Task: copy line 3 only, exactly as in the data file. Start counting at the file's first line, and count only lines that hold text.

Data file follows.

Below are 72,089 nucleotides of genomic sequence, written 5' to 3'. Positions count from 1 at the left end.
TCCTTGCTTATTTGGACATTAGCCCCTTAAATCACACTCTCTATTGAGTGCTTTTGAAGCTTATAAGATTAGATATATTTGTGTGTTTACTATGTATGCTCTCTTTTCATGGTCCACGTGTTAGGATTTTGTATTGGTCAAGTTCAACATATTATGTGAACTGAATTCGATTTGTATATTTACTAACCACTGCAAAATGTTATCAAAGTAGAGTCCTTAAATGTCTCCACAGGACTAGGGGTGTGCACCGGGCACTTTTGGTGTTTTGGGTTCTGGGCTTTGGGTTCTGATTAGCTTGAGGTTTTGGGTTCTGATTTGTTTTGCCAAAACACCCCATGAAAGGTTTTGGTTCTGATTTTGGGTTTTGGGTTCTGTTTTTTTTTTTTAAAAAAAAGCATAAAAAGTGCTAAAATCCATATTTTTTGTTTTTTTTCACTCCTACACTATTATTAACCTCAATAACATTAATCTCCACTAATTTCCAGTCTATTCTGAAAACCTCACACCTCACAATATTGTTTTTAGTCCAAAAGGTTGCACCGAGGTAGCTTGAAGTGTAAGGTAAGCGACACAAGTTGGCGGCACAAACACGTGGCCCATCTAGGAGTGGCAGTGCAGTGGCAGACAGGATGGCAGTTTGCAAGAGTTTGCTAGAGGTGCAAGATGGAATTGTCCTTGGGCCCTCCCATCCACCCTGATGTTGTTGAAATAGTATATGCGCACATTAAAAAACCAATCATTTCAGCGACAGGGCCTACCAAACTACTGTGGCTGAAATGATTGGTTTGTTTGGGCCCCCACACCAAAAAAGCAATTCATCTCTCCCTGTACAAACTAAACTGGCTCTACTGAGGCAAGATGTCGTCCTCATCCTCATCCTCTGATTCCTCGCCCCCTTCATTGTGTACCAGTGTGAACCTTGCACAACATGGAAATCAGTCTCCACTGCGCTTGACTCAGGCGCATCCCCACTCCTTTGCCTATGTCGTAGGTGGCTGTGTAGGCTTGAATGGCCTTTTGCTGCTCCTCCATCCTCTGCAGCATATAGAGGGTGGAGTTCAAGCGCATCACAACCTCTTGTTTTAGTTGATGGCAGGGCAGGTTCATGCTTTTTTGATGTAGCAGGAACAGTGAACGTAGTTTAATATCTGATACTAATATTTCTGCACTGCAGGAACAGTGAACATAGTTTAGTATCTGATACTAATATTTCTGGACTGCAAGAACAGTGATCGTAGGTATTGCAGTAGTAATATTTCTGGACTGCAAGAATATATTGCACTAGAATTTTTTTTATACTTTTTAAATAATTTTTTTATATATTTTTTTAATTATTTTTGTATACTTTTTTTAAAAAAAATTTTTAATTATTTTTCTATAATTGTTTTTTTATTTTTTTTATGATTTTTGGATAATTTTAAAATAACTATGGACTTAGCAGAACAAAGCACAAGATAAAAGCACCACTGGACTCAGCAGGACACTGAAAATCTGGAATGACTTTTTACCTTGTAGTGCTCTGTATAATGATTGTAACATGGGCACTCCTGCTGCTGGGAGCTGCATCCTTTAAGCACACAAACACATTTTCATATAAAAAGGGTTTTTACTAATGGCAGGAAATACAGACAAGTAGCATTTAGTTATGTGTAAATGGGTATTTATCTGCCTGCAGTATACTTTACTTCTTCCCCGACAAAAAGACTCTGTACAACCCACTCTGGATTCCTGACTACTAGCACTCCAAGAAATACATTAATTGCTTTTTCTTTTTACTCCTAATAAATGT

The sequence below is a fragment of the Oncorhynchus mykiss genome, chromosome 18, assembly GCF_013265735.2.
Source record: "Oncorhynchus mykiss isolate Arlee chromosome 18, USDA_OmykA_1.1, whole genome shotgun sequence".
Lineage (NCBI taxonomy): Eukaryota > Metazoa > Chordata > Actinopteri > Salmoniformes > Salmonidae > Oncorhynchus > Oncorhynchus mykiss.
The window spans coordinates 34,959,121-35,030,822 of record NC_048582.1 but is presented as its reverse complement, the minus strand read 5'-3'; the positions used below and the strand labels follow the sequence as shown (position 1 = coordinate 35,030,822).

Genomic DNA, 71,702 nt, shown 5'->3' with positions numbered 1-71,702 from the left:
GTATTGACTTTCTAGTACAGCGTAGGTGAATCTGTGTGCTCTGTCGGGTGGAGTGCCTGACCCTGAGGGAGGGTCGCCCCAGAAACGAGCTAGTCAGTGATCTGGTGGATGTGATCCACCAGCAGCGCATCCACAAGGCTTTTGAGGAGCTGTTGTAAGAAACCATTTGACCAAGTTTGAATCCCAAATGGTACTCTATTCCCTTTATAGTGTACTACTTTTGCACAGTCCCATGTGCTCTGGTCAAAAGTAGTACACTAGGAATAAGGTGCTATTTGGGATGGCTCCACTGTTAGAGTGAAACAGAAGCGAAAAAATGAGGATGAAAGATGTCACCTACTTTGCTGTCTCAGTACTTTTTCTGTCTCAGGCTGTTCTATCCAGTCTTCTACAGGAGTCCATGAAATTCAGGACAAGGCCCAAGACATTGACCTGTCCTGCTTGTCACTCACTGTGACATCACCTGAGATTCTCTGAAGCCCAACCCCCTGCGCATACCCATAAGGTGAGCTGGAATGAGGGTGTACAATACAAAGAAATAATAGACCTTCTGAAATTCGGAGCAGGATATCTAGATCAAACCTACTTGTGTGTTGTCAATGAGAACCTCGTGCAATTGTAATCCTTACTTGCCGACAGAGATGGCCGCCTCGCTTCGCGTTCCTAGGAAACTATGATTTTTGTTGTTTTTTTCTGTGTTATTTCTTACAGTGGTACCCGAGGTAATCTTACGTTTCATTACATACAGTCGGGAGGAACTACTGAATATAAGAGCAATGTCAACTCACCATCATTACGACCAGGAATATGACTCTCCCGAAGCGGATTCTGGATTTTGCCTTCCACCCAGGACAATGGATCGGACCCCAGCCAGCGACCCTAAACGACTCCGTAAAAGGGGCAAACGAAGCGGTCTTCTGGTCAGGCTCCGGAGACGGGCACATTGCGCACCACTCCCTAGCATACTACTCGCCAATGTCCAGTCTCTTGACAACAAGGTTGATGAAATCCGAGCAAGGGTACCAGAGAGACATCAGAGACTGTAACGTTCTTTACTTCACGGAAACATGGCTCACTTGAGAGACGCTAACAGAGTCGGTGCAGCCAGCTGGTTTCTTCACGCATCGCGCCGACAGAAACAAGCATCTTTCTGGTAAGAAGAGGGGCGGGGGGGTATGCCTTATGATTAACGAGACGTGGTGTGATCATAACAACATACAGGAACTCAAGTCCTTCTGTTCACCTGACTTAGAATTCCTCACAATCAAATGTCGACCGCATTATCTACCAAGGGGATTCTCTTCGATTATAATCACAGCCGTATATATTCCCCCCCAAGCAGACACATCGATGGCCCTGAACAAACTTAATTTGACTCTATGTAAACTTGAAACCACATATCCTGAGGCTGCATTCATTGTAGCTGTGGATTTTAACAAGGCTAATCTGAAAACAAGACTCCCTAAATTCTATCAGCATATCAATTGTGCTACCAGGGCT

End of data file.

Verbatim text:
The sequence below is a fragment of the Oncorhynchus mykiss genome, chromosome 18, assembly GCF_013265735.2.